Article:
It's fairly normal for me to haunt the freebies on Bookbub, particularly Supernatural Suspense. I'm always looking for authors to collaborate with on sales or announcements, and I prefer to preview their work first. Bookbub has a mysterious vetting process I doubt we'll ever unlock, but it's not unheard of to download something that wasn't ready for prime time. One or two such freebies caused me to break my no-negative-review rule and rant a little on Facebook without naming names or titles. One in particular spent chapters on the heroine's absolutely bizarre profession before getting to the story. While the diversion was funny, it was completely unnecessary and I had to grit my teeth to get through the book. What surprised me were the reactions to my rant.
One comment in particular:
"You mean the books you get for free aren't of stellar quality? I'm shocked!"
She wasn't the only one. I've had people say things like this all the time in casual conversation. A quick Google search also reveals research corroborating my observation. Buyers tend to be suspicious when they perceive a deal that's too good.
Authors descended with hackles raised in this particular Facebook example. Many of us are pressured to list books, particularly the first in the series, for free. Even perma-free in the hopes of luring in additional readers. There's solid logic behind the hope that increasing outflow can translate into reviews and recommendations. I get it, but it's also led to some examples of outrageous behavior. Some readers have been so bold as to demand free books. By listing for free or heavy discounts, we set a precedent.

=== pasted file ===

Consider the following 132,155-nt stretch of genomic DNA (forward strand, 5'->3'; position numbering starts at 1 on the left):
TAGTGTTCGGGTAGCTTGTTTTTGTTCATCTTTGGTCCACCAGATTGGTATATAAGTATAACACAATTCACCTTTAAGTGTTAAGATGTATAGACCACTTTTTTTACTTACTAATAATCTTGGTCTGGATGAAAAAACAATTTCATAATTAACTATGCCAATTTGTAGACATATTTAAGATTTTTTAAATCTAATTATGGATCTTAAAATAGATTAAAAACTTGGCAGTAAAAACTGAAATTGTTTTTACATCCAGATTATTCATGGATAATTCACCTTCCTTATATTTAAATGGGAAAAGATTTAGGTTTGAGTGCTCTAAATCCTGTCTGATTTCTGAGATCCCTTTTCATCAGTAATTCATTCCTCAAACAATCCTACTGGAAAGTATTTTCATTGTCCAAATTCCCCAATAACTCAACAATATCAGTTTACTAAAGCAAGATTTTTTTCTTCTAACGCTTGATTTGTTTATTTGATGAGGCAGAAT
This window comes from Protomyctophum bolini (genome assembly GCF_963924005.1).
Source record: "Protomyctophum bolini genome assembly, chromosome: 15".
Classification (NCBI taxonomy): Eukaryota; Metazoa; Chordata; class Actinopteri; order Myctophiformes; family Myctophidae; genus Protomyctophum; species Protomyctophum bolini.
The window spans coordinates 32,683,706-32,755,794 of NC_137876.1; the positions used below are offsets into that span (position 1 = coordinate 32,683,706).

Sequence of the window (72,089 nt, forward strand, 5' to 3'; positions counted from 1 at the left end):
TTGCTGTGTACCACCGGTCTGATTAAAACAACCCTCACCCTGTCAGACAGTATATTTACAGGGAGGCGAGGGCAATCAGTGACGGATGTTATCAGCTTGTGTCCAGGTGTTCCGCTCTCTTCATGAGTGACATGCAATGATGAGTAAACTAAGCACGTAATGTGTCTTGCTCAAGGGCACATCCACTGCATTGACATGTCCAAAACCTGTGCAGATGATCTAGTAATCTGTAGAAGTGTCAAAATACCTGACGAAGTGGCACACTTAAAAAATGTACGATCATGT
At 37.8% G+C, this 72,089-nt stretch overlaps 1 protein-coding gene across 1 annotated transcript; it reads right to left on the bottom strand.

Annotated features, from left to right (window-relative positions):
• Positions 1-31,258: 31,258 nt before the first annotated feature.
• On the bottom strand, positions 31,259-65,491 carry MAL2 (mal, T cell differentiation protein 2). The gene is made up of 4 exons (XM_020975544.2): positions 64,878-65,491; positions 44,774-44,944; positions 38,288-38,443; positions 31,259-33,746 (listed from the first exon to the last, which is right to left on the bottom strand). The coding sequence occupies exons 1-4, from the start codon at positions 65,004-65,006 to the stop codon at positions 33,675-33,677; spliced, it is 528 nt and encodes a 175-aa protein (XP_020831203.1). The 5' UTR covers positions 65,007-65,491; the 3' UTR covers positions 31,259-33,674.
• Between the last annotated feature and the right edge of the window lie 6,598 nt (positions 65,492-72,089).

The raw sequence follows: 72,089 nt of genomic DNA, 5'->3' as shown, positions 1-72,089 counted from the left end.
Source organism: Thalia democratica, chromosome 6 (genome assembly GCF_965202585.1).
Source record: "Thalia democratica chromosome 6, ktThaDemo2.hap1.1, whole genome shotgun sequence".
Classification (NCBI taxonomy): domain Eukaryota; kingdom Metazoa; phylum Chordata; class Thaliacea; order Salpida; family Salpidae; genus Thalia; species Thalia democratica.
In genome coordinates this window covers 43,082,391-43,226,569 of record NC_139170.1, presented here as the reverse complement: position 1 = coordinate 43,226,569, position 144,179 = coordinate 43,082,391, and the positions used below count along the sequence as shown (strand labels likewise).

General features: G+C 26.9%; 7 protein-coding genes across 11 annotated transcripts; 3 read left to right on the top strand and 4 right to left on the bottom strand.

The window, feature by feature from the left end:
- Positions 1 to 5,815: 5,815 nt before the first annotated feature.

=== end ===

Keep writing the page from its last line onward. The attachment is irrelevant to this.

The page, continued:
A self-published author is only too well aware of the cost of getting a book out the door. Let's ignore the hours, weeks, and months working on our lovely creation and focus on the bare essentials for a self published book: editing, proof reading, and a professional cover. According to the Editorial Freelancers Association, a fair estimate for editing would be around $0.015/word and proofreading around $0.005/word. This is a very fair rate, and more isn't unreasonable. The standard novel is around 80,000 words, so let's estimate $1,200 for editing and $400 for proof for a total of $1,600. Covers usually run from $500 to $1500, so let's call it $700 for a total of $2,300 spent on professional services. Minimum. You could also pay for layout (recommended if you don't want to learn software like Vellum or InDesign), book tours, email list advertising, additional promotional costs, and someone to assist with PR. If you want to have your book available in paperback, purchase an ISBN and additional software. These things add up quickly, and royalty earnings are pretty meager, particularly for an author who is forced to write part time and can only produce a novel per year.
Hopefully people can see why authors shy away from free books: A desire to see a return in investment.
I prefer not to give away my books for free, but it isn't only because I want to see a return on my investment. I don't have a problem with heavy discounting. Just last week I had my books listed for a knock out $0.99 a piece. What's the difference between that and free? Not a whole lot when you're defaulted to a 35% royalty.
In my experience, when someone pays for a book--even if it's not very much--there's a higher chance that it will be read and reviewed. I know people who download tons of free books only to let them sit on their device while the books that were recommended and purchased are read. Let's not ignore the stigma around free books. There is that odd reflex I mentioned earlier to assume that something heavily discounted or free is worth less. I saw this when selling paintings. Higher price tags moved faster despite aesthetics.
I will continue to read free books and leave reviews when I enjoy them. Yes, I'm still a chicken about that negative stuff. I have listed my first book for free in the past and didn't gain nearly as much traction from that "sale" than when I heavily discounted and was listed in Bookbub. Human nature is an interesting thing, and until someone proves me otherwise, I'll refrain from giving my books away outside of contests and early reviewer copies.
How do you feel about free books as a consumer or an author?
Freelance writer and Dark urban fantasy author featuring vampires with bite.